Describing the nature with the help of analytical expressions verified through experiments has been a hallmark of the success of science especially in physics from fundamental law of gravitation to quantum mechanics and beyond. As challenges such as climate change, fusion, and computational biology pivot our focus toward more compute, there is a growing need for concise yet robust reduced models that maintain physical consistency at a lower cost. Scientific machine learning is an emergent field which promises to provide such solutions. This article is a short review of recent data-driven equation discovery methods targeting scientists and engineers familiar with very basics of machine learning or statistics.

Simply fitting the data well has proven to be a short-sighted endeavour, as demonstrated by the Ptolemy’s model of geocentrism which was the most observationally accurate model until Kepler’s heliocentric one. Thus, combining observations with fundamental physical principles plays a big role in science. However, often in physics we forget the extent to which our models of the world are already data driven. Take an example of standard model of particles with 19 parameters, whose numerical values are established by experiment. Earth system models used for meteorology and climate, while running on a physically consistent core based on fluid dynamics, also require careful calibration to observations of many of their sensitive parameters. Finally, reduced order modelling is gaining traction in fusion and space weather community and will likely remain relevant in future. In fields such as biology and social sciences, where first principle approaches are less effective, statistical system identification already plays a significant role.

There are various methods in machine learning that allow predicting the evolution of the system directly from data. More recently, deep neural networks have achieved significant advances in the field of weather forecasting as demonstrated by the team of Google’s DeepMind and others. This is partly due to the enormous resources available to them as well as general availability of meteorological data and physical numerical weather prediction models which have interpolated this data over the whole globe thanks to data assimilation. However, if the conditions under which data has been generated change (such as climate change) there is a risk that such fully-data driven models would poorly generalise. This means that applying such black box approaches to climate modelling and other situations where we have lack of data could be suspect. Thus, in this article I will emphasise methods which extract equation from data, since equations are more interpretable and suffer less from overfitting. In machine learning speak we can refer to such paradigms as high bias — low variance.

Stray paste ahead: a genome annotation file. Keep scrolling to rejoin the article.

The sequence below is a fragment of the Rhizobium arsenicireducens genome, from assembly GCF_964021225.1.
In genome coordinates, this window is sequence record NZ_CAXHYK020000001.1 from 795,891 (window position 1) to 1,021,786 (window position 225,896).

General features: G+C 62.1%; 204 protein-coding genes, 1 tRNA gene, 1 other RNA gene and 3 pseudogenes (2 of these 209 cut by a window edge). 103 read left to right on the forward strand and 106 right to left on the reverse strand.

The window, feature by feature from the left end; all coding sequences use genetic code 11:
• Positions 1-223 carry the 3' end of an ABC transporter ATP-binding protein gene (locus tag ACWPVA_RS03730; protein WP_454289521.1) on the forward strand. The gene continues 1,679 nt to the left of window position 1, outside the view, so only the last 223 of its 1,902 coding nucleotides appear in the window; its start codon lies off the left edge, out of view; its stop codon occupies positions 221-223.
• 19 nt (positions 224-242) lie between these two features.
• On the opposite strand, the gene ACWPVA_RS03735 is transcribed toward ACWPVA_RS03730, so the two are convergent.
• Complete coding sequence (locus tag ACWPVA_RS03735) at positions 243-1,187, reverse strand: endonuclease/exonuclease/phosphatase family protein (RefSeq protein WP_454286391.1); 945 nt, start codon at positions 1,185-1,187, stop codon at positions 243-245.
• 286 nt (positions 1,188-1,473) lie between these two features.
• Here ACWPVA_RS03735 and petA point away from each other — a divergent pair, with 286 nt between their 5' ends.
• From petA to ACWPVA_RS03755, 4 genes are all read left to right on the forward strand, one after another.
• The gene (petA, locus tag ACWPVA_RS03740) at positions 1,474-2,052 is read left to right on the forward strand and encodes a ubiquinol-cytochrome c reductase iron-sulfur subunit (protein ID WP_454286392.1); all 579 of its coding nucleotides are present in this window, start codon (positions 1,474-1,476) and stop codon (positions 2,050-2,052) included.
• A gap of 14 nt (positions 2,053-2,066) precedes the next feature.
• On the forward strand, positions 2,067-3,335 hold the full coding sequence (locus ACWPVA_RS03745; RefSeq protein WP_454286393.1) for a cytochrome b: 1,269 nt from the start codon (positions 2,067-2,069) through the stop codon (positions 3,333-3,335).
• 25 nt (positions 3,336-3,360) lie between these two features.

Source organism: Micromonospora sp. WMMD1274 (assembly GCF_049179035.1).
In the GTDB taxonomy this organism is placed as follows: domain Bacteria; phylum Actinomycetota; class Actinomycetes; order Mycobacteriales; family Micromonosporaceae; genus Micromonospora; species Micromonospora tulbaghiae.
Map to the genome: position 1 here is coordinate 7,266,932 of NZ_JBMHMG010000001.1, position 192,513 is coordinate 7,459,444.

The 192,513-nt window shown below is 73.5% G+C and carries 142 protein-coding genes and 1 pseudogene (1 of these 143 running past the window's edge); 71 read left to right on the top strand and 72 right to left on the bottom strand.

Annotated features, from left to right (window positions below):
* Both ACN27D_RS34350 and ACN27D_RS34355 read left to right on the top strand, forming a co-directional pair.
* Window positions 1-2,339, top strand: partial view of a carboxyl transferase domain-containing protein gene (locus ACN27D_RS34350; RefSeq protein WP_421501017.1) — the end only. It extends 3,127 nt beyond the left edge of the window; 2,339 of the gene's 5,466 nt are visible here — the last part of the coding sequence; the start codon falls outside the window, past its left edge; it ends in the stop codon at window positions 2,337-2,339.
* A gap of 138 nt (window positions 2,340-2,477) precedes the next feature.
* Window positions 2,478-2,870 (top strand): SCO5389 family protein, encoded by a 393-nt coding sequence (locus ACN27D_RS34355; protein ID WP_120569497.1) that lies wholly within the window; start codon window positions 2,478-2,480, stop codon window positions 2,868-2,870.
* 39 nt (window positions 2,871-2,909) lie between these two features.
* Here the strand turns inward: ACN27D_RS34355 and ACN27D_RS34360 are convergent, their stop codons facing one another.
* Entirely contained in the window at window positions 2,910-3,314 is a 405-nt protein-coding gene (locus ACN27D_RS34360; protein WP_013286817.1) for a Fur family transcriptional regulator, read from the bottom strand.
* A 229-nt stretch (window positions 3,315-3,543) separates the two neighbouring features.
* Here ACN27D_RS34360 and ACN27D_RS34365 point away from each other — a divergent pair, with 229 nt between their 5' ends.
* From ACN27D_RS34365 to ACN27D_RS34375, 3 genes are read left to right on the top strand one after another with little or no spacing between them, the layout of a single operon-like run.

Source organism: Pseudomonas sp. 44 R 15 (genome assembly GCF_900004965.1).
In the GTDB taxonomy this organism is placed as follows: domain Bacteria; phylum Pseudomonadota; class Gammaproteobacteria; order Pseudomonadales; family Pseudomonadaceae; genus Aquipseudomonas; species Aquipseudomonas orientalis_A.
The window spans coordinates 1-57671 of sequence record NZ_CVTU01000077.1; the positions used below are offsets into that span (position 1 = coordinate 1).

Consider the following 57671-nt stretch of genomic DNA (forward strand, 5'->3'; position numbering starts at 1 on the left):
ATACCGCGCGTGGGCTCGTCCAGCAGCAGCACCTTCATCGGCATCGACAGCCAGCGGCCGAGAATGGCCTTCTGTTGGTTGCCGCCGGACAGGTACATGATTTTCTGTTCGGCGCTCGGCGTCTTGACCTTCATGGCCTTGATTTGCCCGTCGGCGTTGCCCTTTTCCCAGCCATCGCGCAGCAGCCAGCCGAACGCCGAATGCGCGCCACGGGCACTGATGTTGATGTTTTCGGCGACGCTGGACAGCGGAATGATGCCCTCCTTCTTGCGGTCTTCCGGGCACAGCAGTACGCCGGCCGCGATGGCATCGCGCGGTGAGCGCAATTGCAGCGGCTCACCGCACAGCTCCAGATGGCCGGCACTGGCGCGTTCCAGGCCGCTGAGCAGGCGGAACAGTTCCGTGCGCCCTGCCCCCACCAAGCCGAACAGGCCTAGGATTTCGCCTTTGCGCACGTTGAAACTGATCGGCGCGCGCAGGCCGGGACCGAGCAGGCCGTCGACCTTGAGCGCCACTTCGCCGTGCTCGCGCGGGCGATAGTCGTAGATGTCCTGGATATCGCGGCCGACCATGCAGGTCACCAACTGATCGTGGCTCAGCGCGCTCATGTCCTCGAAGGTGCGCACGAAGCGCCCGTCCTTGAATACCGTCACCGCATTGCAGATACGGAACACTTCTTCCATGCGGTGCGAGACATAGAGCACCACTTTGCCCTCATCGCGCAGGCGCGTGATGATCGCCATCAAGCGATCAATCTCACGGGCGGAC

The first method which deserves a mention is a seminal work by Schmidt and Lipson which used **Genetic Programming** (GP) for **symbolic regression** and extracted equation from data of trajectories of simple dynamical systems such as double pendulum etc. The procedure consists of generating candidate symbolic functions, derive partial derivatives involved in these expressions and compare them with numerically estimated derivatives from data. Procedure is repeated until sufficient accuracy is reached. Importantly, as there is a very large number of potential candidate expressions which are relatively accurate, one choses the ones which satisfy the principle of “parsimony”. Parsimony is measured as the inverse of the number of terms in the expression, whereas the predictive accuracy is measured as the error on withheld experimental data used only for validation. This principle of parsimonious modelling forms the bedrock of equation discovery.

This method has the advantage of exploring various possible combinations of analytical expressions. It has been tried in various systems, in particular, I will highlight AI — Feynman which with the help of GP and neural networks allowed to identify from data 100 equations from Feynman lectures on physics. Another interesting application of GP is discovering ocean parameterisations in climate, where essentially a higher fidelity model is run to provide the training data, while a correction for cheaper lower fidelity model is discovered from the training data. With that being said, GP is not without its faults and human-in-the-loop was indispensable to ensure that the parameterisations work well. In addition, it can be very inefficient because it follows the recipe of evolution: trial and error. Are there other possibilities? This brings us to the method which has dominated the field of equation discovery in the recent years.

**Sparse Identification of Nonlinear Dynamics (SINDy)** belongs to the family of conceptually simple yet powerful methods. It was introduced by the group of Steven L. Brunton alongside other groups and is supplied with well-documented, well-supported repository and youtube tutorials. To get some practical hands-on experience just try out their Jupyter notebooks.